Options for Zimbabwe to deal with its crippling debt


In order to receive full and irrevocable debt reduction available under the HIPC Initiative, Zimbabwe would, inter alia, need to establish a track record of good performance under economic adjustment programs supported by the IMF and the World Bank.

If qualification to HIPC is unsuccessful, Zimbabwe would have other options to address its debt problem.

For example, the international community may be willing to create a sui generis international debt relief approach for Zimbabwe.

Alternatively, an ad hoc debt restructuring could be orchestrated through the Paris Club, as was done for Iraq 2004 and Myanmar in 2013, at least with respect to official bilateral and private external debt.

No matter what level of debt relief Zimbabwe ultimately receives, it will represent an important landmark in the financial and economic reawakening of the country.

From there, Zimbabwe would be able to leverage its resources to access the efficient financing needed to meet its economic and development objectives.

Paradoxically, the failure to receive debt relief 15 years ago might be to Zimbabwe’s ultimate advantage as it allows Zimbabwe to avoid the pitfalls experienced by other HIPC countries.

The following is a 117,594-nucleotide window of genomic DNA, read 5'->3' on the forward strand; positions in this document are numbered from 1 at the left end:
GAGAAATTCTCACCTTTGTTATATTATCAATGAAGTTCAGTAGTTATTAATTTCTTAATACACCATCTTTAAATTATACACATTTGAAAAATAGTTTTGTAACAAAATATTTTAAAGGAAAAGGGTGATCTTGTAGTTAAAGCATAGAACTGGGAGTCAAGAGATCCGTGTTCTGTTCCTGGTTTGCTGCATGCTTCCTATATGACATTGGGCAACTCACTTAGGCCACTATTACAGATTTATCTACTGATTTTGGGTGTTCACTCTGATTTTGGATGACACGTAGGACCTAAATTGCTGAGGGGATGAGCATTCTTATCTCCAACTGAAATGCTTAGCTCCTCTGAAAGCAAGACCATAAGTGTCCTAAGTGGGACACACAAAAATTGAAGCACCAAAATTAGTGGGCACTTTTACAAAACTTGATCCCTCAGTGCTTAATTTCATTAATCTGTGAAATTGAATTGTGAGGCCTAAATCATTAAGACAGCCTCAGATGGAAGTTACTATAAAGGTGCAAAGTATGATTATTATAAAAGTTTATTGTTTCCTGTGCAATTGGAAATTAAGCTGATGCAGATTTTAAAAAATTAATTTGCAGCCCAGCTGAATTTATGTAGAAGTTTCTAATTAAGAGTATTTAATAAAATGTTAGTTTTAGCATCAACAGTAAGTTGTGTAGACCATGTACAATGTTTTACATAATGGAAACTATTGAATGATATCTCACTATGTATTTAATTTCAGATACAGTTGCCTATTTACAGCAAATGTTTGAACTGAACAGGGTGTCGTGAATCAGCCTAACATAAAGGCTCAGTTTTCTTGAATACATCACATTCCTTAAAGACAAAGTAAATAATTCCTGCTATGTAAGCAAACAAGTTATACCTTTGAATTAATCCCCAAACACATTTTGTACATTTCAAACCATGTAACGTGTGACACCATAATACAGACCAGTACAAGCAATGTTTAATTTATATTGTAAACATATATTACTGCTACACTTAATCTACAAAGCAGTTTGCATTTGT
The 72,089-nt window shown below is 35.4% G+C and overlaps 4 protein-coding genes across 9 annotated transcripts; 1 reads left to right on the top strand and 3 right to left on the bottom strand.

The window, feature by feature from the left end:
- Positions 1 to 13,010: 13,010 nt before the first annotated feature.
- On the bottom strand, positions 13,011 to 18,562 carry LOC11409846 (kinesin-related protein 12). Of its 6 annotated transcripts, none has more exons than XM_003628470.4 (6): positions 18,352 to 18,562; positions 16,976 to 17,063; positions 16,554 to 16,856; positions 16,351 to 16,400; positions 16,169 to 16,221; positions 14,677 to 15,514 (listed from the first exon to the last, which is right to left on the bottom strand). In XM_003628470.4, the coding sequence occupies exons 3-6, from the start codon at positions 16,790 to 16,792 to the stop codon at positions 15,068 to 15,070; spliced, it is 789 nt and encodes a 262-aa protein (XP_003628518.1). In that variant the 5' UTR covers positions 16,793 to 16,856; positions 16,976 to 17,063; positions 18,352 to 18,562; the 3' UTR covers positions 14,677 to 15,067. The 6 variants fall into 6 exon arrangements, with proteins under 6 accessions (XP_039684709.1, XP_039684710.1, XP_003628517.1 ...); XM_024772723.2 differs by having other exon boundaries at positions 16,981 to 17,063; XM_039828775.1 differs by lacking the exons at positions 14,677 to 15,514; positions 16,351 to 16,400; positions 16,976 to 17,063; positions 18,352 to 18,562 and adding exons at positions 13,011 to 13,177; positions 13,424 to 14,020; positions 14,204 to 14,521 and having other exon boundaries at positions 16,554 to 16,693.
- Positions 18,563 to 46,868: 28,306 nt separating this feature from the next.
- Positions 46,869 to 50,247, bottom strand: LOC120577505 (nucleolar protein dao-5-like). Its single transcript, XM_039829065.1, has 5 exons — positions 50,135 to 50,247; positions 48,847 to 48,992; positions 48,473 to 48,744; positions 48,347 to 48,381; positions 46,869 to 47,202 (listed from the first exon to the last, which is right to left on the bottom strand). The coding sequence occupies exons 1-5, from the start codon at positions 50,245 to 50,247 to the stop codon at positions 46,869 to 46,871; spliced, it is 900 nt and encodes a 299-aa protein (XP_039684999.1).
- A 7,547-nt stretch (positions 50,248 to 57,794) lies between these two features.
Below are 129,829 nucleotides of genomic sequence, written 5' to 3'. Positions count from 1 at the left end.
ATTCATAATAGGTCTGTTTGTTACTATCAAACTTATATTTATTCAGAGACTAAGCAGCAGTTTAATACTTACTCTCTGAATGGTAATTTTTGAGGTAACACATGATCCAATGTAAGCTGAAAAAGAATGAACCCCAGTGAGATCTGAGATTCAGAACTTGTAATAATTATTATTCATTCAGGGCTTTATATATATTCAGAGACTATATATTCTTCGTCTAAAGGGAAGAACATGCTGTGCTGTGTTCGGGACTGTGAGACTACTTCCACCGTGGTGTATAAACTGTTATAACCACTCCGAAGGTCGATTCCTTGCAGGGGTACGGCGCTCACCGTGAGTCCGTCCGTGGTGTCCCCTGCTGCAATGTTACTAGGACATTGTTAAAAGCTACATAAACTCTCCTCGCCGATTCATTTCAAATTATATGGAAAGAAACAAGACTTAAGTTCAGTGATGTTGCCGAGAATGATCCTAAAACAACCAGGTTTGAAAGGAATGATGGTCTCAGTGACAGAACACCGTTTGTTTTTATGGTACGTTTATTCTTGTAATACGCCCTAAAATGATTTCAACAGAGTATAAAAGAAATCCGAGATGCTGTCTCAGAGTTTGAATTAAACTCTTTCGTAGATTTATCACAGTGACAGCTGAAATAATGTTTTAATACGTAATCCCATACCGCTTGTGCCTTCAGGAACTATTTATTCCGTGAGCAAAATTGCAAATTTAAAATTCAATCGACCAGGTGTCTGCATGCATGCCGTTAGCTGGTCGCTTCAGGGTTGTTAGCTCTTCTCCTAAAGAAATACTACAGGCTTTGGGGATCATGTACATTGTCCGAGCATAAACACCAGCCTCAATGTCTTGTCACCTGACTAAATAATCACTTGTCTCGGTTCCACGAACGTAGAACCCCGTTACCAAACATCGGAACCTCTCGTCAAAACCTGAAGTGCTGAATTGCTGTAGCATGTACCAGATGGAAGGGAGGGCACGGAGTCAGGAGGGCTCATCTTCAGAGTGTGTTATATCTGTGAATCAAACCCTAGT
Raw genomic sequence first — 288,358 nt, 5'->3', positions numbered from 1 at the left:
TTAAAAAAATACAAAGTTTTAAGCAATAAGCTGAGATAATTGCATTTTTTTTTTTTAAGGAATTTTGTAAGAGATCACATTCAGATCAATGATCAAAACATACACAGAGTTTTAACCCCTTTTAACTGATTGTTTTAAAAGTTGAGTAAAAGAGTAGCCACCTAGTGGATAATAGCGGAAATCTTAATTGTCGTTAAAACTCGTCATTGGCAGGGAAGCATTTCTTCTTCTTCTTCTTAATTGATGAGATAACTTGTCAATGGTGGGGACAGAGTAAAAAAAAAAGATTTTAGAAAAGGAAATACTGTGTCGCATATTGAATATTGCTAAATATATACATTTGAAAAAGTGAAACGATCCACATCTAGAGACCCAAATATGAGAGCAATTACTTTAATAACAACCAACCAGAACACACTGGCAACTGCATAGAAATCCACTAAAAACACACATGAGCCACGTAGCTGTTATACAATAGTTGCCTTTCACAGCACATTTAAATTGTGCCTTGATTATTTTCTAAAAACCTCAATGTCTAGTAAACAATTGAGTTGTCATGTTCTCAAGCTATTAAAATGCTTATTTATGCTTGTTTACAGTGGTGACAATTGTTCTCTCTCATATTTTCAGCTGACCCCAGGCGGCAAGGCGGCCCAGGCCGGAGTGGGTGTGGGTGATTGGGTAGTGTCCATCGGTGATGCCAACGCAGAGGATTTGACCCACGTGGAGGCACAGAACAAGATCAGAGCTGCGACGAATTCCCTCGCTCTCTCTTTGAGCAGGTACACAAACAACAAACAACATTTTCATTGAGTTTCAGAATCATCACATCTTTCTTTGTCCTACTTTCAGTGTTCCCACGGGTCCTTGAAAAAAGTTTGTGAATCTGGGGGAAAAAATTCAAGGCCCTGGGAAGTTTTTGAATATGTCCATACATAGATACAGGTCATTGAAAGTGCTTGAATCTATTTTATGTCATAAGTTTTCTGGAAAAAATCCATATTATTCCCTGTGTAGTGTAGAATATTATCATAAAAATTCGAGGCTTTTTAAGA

Many countries in the region, having removed from their sovereign balance sheets substantial bilateral and multilateral debt (and in some cases private sector debt as well), were able to market themselves successfully to international financiers and investors.

Awash with cash, fund managers hungered for a new asset class. Sub Saharan Africa proved relatively uncorrelated with other markets and provided a handsome yield.

And on the side of government lenders, new creditors also increased their exposures, in some instances on non-transparent terms. Easy access to capital, coupled with the region’s unmet demand for financing infrastructure and other development needs, led to a rapid re-accumulation of debt.

The IMF cautioned in its Regional Economic Outlook for Sub Saharan Africa, 2018, that 40% of low-income countries in the region are either in debt distress or at high risk of being in debt distress. Less than two decades following HIPC relief, we have witnessed sovereign debt defaults, including in Mozambique, Republic of the Congo and Chad.

Given Zimbabwe’s many distinctions, the long-term prospects of the country are positive.  In order to meet these prospects, we encourage decisive action within Zimbabwe and the international community to overcome the legacy debt issues and to support Zimbabwe’s path to sustainable growth and development.

By Mthuli Ncube for the Source


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Charles Rukuni
The Insider is a political and business bulletin about Zimbabwe, edited by Charles Rukuni. Founded in 1990, it was a printed 12-page subscription only newsletter until 2003 when Zimbabwe's hyper-inflation made it impossible to continue printing.


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